Part 1 of 4
In a post I wrote about my 2018 trip to Semarang – my hometown and where my parents live – I recount the moment when I thought the city no longer excited me, for I’d visited most of its must-see places multiple times. At the end of the post I was wondering whether the following year there would be new venues for me to check out or not. In the end, in my 2019 trip to my birthplace, I did spend most of my time staying at my parents’ house, savoring my mom’s delicious dishes which is a big reason why James is always keen on returning to this city of 1.5 million people. Both of us revisited Kota Lama (Semarang’s old town district), tried nasi goreng babat (fried rice with beef tripe cooked in sweet soy sauce and spices) just across the river from Kota Lama proper, and took my mom to one of the new cafés that had sprung up in this part of the city that has made it more alluring not just for heritage building enthusiasts, but also most people in general. On another day, James and I enjoyed the live-action rendition of Aladdin at the very same theater where I watched the animated Disney movie as a kid more than twenty years ago. But apart from those highlights, we didn’t do much, and as expected, we did eventually get bored.
Then, 2020 happened.
As per tradition, I was supposed to go back to my hometown toward the end of Ramadan (the fourth week of May last year). However, the large-scale social restrictions put in place in Jakarta since April until early June (when the city government began easing some rules) forced me to spend the public holiday at my apartment. My parents completely understood the situation although it was clear how sad they were not only because of my absence on such a special occasion, but also the prospect of not being able to see their only child throughout the pandemic.
Around September, when domestic travel was possible again, James proposed the idea of going to Semarang sometime in October to cover Kota Lama’s ongoing restoration project for his magazine. Little did I know that this trip, and another one just two weeks later as well as a third one in December, would leave a long-lasting impact on me and drastically change the way I see my hometown.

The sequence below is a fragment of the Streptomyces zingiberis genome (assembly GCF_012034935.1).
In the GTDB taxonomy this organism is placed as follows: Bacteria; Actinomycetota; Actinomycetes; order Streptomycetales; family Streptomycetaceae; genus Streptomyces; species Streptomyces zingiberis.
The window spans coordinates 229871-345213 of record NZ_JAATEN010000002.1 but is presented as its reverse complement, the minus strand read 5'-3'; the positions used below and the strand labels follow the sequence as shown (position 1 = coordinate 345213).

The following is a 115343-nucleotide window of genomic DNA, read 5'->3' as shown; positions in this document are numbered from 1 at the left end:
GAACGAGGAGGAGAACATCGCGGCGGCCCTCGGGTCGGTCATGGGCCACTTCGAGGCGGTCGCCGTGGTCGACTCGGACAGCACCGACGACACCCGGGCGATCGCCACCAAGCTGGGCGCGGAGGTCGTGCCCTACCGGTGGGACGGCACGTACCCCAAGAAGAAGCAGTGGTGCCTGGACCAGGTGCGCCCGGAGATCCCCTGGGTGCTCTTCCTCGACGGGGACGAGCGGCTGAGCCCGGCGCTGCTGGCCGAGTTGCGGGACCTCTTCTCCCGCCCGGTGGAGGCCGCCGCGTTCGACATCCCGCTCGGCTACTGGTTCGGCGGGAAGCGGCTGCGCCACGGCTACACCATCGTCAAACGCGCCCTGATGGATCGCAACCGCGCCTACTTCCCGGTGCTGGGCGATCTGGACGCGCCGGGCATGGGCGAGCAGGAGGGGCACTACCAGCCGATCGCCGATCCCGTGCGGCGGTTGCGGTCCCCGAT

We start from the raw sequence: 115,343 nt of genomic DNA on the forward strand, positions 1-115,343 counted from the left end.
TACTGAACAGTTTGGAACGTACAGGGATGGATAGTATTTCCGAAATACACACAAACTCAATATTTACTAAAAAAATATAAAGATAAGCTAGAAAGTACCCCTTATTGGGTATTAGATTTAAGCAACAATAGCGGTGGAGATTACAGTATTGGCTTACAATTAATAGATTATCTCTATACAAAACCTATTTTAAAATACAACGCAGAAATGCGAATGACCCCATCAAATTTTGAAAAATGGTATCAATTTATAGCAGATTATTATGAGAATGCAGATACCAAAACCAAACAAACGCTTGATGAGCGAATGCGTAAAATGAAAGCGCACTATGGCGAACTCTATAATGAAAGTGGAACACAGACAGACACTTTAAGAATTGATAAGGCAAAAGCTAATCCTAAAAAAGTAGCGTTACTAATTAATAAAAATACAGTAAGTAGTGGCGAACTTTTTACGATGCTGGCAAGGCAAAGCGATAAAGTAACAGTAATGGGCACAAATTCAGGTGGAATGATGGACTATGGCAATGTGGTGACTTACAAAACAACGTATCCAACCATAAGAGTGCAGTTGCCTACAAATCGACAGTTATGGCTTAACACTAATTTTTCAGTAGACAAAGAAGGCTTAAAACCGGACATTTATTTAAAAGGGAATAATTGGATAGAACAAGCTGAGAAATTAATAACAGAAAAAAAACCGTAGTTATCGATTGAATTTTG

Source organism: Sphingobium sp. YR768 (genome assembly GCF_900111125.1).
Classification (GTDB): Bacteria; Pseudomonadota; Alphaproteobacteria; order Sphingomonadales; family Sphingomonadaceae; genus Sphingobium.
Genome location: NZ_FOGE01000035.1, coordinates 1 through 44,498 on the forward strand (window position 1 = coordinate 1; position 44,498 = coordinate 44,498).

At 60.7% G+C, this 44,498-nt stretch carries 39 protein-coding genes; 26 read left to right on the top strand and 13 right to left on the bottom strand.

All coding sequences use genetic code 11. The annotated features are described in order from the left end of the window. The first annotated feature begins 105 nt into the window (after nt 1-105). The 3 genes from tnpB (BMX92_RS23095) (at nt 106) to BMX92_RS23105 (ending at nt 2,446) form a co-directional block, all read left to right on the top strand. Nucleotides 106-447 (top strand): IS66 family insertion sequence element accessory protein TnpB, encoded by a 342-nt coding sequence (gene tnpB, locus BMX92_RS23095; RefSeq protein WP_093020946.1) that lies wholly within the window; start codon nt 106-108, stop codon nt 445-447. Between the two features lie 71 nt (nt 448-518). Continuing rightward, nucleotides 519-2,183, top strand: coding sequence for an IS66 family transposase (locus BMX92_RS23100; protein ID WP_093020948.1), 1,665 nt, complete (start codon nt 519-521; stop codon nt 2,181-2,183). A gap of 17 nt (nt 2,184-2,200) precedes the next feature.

Due to the nature of this trip for James, which was not only for leisure, but also for work, we encountered some inspiring locals who made me realize what had been missing from my past visits to Semarang, especially in the last five years: the people. Most of the time, the locals that I met were either my relatives or my mom’s friends as this capital of Central Java province was where she spent her formative years. And I have never had deep and meaningful conversations with them. On the other hand, since I didn’t grow up in this city, I don’t really have friends here which made every trip revolve almost exclusively around sightseeing and having my mom’s home-cooked food.
This time around, we met a lot of new and interesting people, including a young entrepreneur who turned a derelict building in Kota Lama into a beautiful, atmospheric restaurant through a careful and thoughtful restoration. There was also a young historian who runs a travel company focusing on exploring Semarang’s lesser-known corners on foot; a heritage conservationist (or urban and industrial archaeologist, as he prefers to be called) who helped restore some of the city’s historic buildings; another conservation expert who was involved in reintroducing the city’s Chinatown not only to Semarang residents, but also to other Indonesians; an architecture professor who teaches Javanese traditional music and wayang (Javanese shadow puppetry) to children on weekends; a third-generation businesswoman who returned to Semarang from the Netherlands to revive Kota Lama’s grandeur; an artist and Indonesian language lecturer whose passion for wayang brought him to places never associated with art – like a traditional fish market – where he performed a contemporary version to those who don’t usually have access to such spectacles; and an incredibly talented young polyglot who told us about his exciting four-month stint in Colombia (and spoke to James in perfect Spanish) and who explained how words in Turkish change depending on the name of the subject. These are the kinds of people I had never met in Semarang on my previous trips, and they are the prime reason why I had a change of heart about a city I call home even though I have never actually lived there.
Actually, we were also supposed to meet two other people: a contemporary art advocate as well as a cartoonist who stands out among others due to his witty criticisms of the government. But the worsening Covid-19 situation by December forced us to postpone our meet-ups.